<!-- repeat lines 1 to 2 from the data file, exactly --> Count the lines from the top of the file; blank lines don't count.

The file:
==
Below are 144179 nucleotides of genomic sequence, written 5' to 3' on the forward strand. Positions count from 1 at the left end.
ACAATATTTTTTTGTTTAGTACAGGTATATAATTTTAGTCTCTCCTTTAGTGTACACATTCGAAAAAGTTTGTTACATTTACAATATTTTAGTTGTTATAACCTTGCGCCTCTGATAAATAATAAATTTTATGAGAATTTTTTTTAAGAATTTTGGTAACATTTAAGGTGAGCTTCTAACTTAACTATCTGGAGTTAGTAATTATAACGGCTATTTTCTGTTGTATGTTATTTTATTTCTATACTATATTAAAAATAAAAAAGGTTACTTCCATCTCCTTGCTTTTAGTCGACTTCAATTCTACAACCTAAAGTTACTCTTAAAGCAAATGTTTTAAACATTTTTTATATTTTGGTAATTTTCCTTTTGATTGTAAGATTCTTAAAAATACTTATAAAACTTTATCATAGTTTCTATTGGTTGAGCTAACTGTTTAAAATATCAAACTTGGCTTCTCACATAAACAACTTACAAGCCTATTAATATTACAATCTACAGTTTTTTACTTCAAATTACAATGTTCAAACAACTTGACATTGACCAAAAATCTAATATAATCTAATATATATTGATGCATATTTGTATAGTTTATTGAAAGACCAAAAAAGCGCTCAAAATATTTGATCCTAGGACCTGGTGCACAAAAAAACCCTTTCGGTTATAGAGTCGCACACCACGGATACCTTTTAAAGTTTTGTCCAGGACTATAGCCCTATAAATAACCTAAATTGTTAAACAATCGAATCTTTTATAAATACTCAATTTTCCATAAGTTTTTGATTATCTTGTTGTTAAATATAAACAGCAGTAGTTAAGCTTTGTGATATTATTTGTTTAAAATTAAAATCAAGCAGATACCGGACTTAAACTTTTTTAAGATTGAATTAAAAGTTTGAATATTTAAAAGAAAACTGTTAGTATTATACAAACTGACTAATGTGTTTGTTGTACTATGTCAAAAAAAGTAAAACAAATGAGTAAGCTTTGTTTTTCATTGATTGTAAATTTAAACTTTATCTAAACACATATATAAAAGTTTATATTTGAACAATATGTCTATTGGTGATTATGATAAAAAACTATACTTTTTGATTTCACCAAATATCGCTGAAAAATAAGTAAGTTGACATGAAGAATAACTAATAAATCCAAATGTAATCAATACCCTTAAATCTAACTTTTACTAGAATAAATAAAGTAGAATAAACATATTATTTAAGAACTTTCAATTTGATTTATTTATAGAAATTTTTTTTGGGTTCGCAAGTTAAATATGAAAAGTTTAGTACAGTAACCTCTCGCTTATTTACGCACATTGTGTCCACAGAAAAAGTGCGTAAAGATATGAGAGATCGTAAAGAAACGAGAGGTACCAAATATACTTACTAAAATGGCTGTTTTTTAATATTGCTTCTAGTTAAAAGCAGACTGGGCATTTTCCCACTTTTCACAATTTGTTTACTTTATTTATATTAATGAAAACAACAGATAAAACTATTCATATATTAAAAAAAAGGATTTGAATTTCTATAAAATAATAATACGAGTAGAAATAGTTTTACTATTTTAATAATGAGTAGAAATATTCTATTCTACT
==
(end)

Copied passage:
Below are 144179 nucleotides of genomic sequence, written 5' to 3' on the forward strand. Positions count from 1 at the left end.
ACAATATTTTTTTGTTTAGTACAGGTATATAATTTTAGTCTCTCCTTTAGTGTACACATTCGAAAAAGTTTGTTACATTTACAATATTTTAGTTGTTATAACCTTGCGCCTCTGATAAATAATAAATTTTATGAGAATTTTTTTTAAGAATTTTGGTAACATTTAAGGTGAGCTTCTAACTTAACTATCTGGAGTTAGTAATTATAACGGCTATTTTCTGTTGTATGTTATTTTATTTCTATACTATATTAAAAATAAAAAAGGTTACTTCCATCTCCTTGCTTTTAGTCGACTTCAATTCTACAACCTAAAGTTACTCTTAAAGCAAATGTTTTAAACATTTTTTATATTTTGGTAATTTTCCTTTTGATTGTAAGATTCTTAAAAATACTTATAAAACTTTATCATAGTTTCTATTGGTTGAGCTAACTGTTTAAAATATCAAACTTGGCTTCTCACATAAACAACTTACAAGCCTATTAATATTACAATCTACAGTTTTTTACTTCAAATTACAATGTTCAAACAACTTGACATTGACCAAAAATCTAATATAATCTAATATATATTGATGCATATTTGTATAGTTTATTGAAAGACCAAAAAAGCGCTCAAAATATTTGATCCTAGGACCTGGTGCACAAAAAAACCCTTTCGGTTATAGAGTCGCACACCACGGATACCTTTTAAAGTTTTGTCCAGGACTATAGCCCTATAAATAACCTAAATTGTTAAACAATCGAATCTTTTATAAATACTCAATTTTCCATAAGTTTTTGATTATCTTGTTGTTAAATATAAACAGCAGTAGTTAAGCTTTGTGATATTATTTGTTTAAAATTAAAATCAAGCAGATACCGGACTTAAACTTTTTTAAGATTGAATTAAAAGTTTGAATATTTAAAAGAAAACTGTTAGTATTATACAAACTGACTAATGTGTTTGTTGTACTATGTCAAAAAAAGTAAAACAAATGAGTAAGCTTTGTTTTTCATTGATTGTAAATTTAAACTTTATCTAAACACATATATAAAAGTTTATATTTGAACAATATGTCTATTGGTGATTATGATAAAAAACTATACTTTTTGATTTCACCAAATATCGCTGAAAAATAAGTAAGTTGACATGAAGAATAACTAATAAATCCAAATGTAATCAATACCCTTAAATCTAACTTTTACTAGAATAAATAAAGTAGAATAAACATATTATTTAAGAACTTTCAATTTGATTTATTTATAGAAATTTTTTTTGGGTTCGCAAGTTAAATATGAAAAGTTTAGTACAGTAACCTCTCGCTTATTTACGCACATTGTGTCCACAGAAAAAGTGCGTAAAGATATGAGAGATCGTAAAGAAACGAGAGGTACCAAATATACTTACTAAAATGGCTGTTTTTTAATATTGCTTCTAGTTAAAAGCAGACTGGGCATTTTCCCACTTTTCACAATTTGTTTACTTTATTTATATTAATGAAAACAACAGATAAAACTATTCATATATTAAAAAAAAGGATTTGAATTTCTATAAAATAATAATACGAGTAGAAATAGTTTTACTATTTTAATAATGAGTAGAAATATTCTATTCTACT